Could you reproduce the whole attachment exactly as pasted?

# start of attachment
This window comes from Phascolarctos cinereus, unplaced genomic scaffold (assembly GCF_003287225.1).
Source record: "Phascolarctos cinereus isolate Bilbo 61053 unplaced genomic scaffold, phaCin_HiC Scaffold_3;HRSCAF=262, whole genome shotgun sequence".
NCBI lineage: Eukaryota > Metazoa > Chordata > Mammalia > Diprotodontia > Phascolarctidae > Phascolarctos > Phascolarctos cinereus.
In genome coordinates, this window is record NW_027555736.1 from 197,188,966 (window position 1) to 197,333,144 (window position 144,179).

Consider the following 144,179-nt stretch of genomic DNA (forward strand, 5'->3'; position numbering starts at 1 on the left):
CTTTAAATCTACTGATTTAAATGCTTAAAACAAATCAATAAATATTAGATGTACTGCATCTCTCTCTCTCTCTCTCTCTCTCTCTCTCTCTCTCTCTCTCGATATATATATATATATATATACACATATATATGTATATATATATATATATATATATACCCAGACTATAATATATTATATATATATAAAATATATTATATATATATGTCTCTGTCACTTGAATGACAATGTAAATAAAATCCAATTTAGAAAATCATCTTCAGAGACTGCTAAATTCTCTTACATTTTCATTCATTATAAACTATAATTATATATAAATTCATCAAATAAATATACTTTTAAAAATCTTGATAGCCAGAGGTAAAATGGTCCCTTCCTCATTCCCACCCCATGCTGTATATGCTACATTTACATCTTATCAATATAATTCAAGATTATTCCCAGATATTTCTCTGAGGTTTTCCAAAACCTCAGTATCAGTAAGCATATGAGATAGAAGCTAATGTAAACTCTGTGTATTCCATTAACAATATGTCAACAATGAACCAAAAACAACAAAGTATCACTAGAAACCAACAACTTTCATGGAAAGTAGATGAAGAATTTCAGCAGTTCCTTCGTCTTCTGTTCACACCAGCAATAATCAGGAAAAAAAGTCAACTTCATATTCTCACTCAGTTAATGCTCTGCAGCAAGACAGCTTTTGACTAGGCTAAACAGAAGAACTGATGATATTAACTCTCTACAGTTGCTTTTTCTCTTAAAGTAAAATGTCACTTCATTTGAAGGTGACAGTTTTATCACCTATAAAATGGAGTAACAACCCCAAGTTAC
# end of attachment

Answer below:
This window comes from Phascolarctos cinereus, unplaced genomic scaffold (assembly GCF_003287225.1).
Source record: "Phascolarctos cinereus isolate Bilbo 61053 unplaced genomic scaffold, phaCin_HiC Scaffold_3;HRSCAF=262, whole genome shotgun sequence".
NCBI lineage: Eukaryota > Metazoa > Chordata > Mammalia > Diprotodontia > Phascolarctidae > Phascolarctos > Phascolarctos cinereus.
In genome coordinates, this window is record NW_027555736.1 from 197,188,966 (window position 1) to 197,333,144 (window position 144,179).

Consider the following 144,179-nt stretch of genomic DNA (forward strand, 5'->3'; position numbering starts at 1 on the left):
CTTTAAATCTACTGATTTAAATGCTTAAAACAAATCAATAAATATTAGATGTACTGCATCTCTCTCTCTCTCTCTCTCTCTCTCTCTCTCTCTCTCTCTCGATATATATATATATATATATACACATATATATGTATATATATATATATATATATATACCCAGACTATAATATATTATATATATATAAAATATATTATATATATATGTCTCTGTCACTTGAATGACAATGTAAATAAAATCCAATTTAGAAAATCATCTTCAGAGACTGCTAAATTCTCTTACATTTTCATTCATTATAAACTATAATTATATATAAATTCATCAAATAAATATACTTTTAAAAATCTTGATAGCCAGAGGTAAAATGGTCCCTTCCTCATTCCCACCCCATGCTGTATATGCTACATTTACATCTTATCAATATAATTCAAGATTATTCCCAGATATTTCTCTGAGGTTTTCCAAAACCTCAGTATCAGTAAGCATATGAGATAGAAGCTAATGTAAACTCTGTGTATTCCATTAACAATATGTCAACAATGAACCAAAAACAACAAAGTATCACTAGAAACCAACAACTTTCATGGAAAGTAGATGAAGAATTTCAGCAGTTCCTTCGTCTTCTGTTCACACCAGCAATAATCAGGAAAAAAAGTCAACTTCATATTCTCACTCAGTTAATGCTCTGCAGCAAGACAGCTTTTGACTAGGCTAAACAGAAGAACTGATGATATTAACTCTCTACAGTTGCTTTTTCTCTTAAAGTAAAATGTCACTTCATTTGAAGGTGACAGTTTTATCACCTATAAAATGGAGTAACAACCCCAAGTTAC